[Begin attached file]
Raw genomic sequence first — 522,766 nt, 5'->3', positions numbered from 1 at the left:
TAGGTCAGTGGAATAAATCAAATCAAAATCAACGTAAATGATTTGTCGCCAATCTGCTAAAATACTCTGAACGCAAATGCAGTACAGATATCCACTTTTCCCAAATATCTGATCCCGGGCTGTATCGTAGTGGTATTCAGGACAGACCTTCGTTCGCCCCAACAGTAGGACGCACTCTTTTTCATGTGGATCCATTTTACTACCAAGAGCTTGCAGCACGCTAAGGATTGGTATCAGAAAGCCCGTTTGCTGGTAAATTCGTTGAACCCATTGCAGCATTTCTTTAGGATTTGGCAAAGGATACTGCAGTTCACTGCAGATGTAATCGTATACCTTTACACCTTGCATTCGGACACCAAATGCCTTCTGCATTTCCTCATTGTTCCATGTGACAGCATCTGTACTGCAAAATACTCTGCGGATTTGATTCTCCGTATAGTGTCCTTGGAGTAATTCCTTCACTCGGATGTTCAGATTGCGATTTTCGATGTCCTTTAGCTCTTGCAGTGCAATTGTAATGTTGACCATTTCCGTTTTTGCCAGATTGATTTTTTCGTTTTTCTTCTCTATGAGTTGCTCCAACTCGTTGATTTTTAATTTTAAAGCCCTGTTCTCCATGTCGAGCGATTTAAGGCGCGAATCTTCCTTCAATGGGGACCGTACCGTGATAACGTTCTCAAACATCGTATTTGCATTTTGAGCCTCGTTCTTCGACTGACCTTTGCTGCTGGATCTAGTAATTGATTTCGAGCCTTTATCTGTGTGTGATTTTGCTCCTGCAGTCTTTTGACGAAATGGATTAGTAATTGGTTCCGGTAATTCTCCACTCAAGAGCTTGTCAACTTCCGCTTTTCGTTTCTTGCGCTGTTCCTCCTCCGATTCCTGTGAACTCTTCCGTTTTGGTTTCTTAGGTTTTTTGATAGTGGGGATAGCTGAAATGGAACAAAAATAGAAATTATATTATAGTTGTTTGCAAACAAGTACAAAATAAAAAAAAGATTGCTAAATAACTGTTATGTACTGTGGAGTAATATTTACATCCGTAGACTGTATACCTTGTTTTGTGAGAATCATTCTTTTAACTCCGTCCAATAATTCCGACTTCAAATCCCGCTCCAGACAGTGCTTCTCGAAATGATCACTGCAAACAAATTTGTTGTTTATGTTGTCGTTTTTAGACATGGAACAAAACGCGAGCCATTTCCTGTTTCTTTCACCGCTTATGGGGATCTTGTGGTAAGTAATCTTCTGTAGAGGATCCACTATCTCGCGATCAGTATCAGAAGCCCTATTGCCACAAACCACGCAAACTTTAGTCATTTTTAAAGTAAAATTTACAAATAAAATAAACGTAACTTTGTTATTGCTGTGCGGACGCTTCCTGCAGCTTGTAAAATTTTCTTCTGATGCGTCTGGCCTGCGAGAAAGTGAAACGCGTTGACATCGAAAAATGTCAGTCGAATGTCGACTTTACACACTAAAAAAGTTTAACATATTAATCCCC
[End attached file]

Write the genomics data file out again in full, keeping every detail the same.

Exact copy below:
Raw genomic sequence first — 522,766 nt, 5'->3', positions numbered from 1 at the left:
TAGGTCAGTGGAATAAATCAAATCAAAATCAACGTAAATGATTTGTCGCCAATCTGCTAAAATACTCTGAACGCAAATGCAGTACAGATATCCACTTTTCCCAAATATCTGATCCCGGGCTGTATCGTAGTGGTATTCAGGACAGACCTTCGTTCGCCCCAACAGTAGGACGCACTCTTTTTCATGTGGATCCATTTTACTACCAAGAGCTTGCAGCACGCTAAGGATTGGTATCAGAAAGCCCGTTTGCTGGTAAATTCGTTGAACCCATTGCAGCATTTCTTTAGGATTTGGCAAAGGATACTGCAGTTCACTGCAGATGTAATCGTATACCTTTACACCTTGCATTCGGACACCAAATGCCTTCTGCATTTCCTCATTGTTCCATGTGACAGCATCTGTACTGCAAAATACTCTGCGGATTTGATTCTCCGTATAGTGTCCTTGGAGTAATTCCTTCACTCGGATGTTCAGATTGCGATTTTCGATGTCCTTTAGCTCTTGCAGTGCAATTGTAATGTTGACCATTTCCGTTTTTGCCAGATTGATTTTTTCGTTTTTCTTCTCTATGAGTTGCTCCAACTCGTTGATTTTTAATTTTAAAGCCCTGTTCTCCATGTCGAGCGATTTAAGGCGCGAATCTTCCTTCAATGGGGACCGTACCGTGATAACGTTCTCAAACATCGTATTTGCATTTTGAGCCTCGTTCTTCGACTGACCTTTGCTGCTGGATCTAGTAATTGATTTCGAGCCTTTATCTGTGTGTGATTTTGCTCCTGCAGTCTTTTGACGAAATGGATTAGTAATTGGTTCCGGTAATTCTCCACTCAAGAGCTTGTCAACTTCCGCTTTTCGTTTCTTGCGCTGTTCCTCCTCCGATTCCTGTGAACTCTTCCGTTTTGGTTTCTTAGGTTTTTTGATAGTGGGGATAGCTGAAATGGAACAAAAATAGAAATTATATTATAGTTGTTTGCAAACAAGTACAAAATAAAAAAAAGATTGCTAAATAACTGTTATGTACTGTGGAGTAATATTTACATCCGTAGACTGTATACCTTGTTTTGTGAGAATCATTCTTTTAACTCCGTCCAATAATTCCGACTTCAAATCCCGCTCCAGACAGTGCTTCTCGAAATGATCACTGCAAACAAATTTGTTGTTTATGTTGTCGTTTTTAGACATGGAACAAAACGCGAGCCATTTCCTGTTTCTTTCACCGCTTATGGGGATCTTGTGGTAAGTAATCTTCTGTAGAGGATCCACTATCTCGCGATCAGTATCAGAAGCCCTATTGCCACAAACCACGCAAACTTTAGTCATTTTTAAAGTAAAATTTACAAATAAAATAAACGTAACTTTGTTATTGCTGTGCGGACGCTTCCTGCAGCTTGTAAAATTTTCTTCTGATGCGTCTGGCCTGCGAGAAAGTGAAACGCGTTGACATCGAAAAATGTCAGTCGAATGTCGACTTTACACACTAAAAAAGTTTAACATATTAATCCCC